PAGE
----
—Midwest Book Review (Book 2)

“The power to change one's life lies in one's own hands. ALL STORMS PASS is thoughtful and powerful reading that will resonate clearly and fully on many levels ... an excellent pick for anyone looking for a way to fire their way through life.”—Midwest Book Review

Luke Benoit is the author of the ALL STORMS PASS [The Anti-Meditations] series. He is married and lives in Orange County, California as a Certified Life Coach and a Professional Hypnotherapist. Luke has worked in the areas of Recovery, Personal Wholeness and Mental Health for 15 years, and touched countless lives as he helped people achieve sobriety, overcome addictions, depression and raise their self-esteem. He has his B.F.A. in Film from USC and his M.S. in Education from CSU Long Beach.

Mystic Journey Bookstore, Venice, CA


Q – How were the anti-meditations born?

A - I started writing these meditations as teaching tools and springboards for discussion in some groups that I was running. Initially, they were short and more like 12-Step slogans. They eventually took on a life of their own, and expanded until they assembled themselves into ALL STORMS PASS: THE ANTI-MEDITATIONS, the first book in the series.

Q - How would you classify the Anti-Meditations books?

A - They are about recovery from trauma with many 12-Step and Codependency references. Truthfully, they are intended for anyone they might help. They are their own animal in that way and hard to classify. But there is probably something in them for almost anyone.

Q - What was the best experience you had launching the first book? 

A – Hearing people from all walks of life say how much the book has impacted them. That has always been amazing and incredibly gratifying. Just last week someone thanked me profusely for the book—saying how much it’s helping and that it moved her to tears. That has always been the most powerful part of the experience to me. It’s very humbling, yet it also makes me very proud to be the channel.

Q - All the anti-meditations seem very personal and also "Universal.”
Is this by design?

A - I can’t really say that the meditations are by design. They gestate very organically, forming themselves, and in that process I really become some kind of channel and they move through me. It’s not like I know what they are going to be or say. In some way, they remind me of haikus with beginnings, middles and resolutions that have a certain rhythm to them.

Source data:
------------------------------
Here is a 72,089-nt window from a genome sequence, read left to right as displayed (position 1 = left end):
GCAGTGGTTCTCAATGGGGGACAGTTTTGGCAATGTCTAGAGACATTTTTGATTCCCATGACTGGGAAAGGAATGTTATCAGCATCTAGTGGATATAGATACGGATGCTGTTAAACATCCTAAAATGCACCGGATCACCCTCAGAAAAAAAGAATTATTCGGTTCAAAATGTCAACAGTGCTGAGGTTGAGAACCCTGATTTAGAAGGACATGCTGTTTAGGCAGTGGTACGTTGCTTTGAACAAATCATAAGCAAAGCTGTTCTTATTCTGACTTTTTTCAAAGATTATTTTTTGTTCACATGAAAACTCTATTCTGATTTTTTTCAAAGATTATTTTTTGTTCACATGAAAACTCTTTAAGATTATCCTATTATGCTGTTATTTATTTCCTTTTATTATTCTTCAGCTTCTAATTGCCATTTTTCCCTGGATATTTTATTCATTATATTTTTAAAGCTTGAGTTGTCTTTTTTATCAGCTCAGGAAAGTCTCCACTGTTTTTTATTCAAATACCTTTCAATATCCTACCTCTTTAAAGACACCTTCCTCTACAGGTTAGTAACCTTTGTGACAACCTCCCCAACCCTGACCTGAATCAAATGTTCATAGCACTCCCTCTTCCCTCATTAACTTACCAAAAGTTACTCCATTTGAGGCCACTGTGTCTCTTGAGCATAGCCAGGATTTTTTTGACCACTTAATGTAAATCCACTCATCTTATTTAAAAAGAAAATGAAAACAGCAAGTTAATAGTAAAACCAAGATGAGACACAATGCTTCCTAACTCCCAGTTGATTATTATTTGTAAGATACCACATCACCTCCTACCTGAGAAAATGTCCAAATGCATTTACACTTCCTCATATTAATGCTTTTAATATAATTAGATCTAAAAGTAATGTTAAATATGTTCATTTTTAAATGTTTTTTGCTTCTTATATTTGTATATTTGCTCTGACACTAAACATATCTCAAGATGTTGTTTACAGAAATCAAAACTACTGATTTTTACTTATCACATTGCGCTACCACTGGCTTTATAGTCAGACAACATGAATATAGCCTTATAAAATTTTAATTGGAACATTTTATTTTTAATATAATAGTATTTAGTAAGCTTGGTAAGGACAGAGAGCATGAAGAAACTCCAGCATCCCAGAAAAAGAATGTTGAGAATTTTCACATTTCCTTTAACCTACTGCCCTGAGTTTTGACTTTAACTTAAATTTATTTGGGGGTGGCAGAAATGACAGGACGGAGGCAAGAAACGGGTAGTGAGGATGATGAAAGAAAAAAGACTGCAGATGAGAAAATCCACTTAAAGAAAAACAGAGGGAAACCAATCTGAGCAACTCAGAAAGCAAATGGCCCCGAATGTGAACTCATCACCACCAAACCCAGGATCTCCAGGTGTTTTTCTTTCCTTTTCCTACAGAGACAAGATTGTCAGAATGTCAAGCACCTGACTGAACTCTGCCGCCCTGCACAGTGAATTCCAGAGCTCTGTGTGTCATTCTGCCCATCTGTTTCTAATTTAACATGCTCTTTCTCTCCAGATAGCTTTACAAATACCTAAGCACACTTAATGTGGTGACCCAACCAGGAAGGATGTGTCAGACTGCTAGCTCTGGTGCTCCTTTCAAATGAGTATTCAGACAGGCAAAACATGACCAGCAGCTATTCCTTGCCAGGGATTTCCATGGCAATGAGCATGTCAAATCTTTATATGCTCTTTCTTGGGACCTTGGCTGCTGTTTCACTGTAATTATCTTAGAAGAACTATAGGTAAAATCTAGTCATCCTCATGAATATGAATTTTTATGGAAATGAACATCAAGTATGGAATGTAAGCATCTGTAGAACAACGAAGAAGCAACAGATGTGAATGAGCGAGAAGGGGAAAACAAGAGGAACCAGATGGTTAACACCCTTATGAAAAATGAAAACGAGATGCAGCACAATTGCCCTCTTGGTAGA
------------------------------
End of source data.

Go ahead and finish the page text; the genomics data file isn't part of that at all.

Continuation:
Q - How would you suggest a reader in need of recovery approach these books?

A - I would say have no expectations. “The Statement of High Self-Esteem” that opens the book is extremely powerful and resonates throughout. With the other entries, I think it’s a sort of “take what you like and leave the rest” kind of experience. Let what hits you hit you. What moves you move you. Not everything is going to be right for everybody. But more than one should create significant, maybe even profound, awarenesses that could be life changing.

Q – All your books have humor. What is your relationship to humor as both Life Coach and for you personally?

A - The idea that sometimes you have to laugh to keep from crying is a very powerful concept. I come from very sarcastic people and the energy of that definitely informs me as a person, a writer, and even a coach. There is something always very appealing to me about a Gestalt-ish confrontation that involves humor. It can be really eye-opening for us all.

Q - How close to the bone are these anti-meditations for you?

A – Each anti-meditation comes from my own life experience and what’s up for me at the moment that they are written. I have to get very present when I am writing these—thinking about what I am going through right now and entering into the flow that moves through me. Each one is about what is happening right now in the time that I am writing them.

Q – You are both a professional life coach and hypnotist. Does the latter influence your writing?

A - These anti-meditations are very purposely written in hypnotic and NLP language. Writing for me is always a trance process. I need to be ready and drop into it to be able to generate the work. Self-hypnosis (which we engage in all the time, often unknowingly) is incredibly powerful and can do so much to unlock our potentials.

Q - Which is your favorite anti-meditation in RAIN AND FIRE?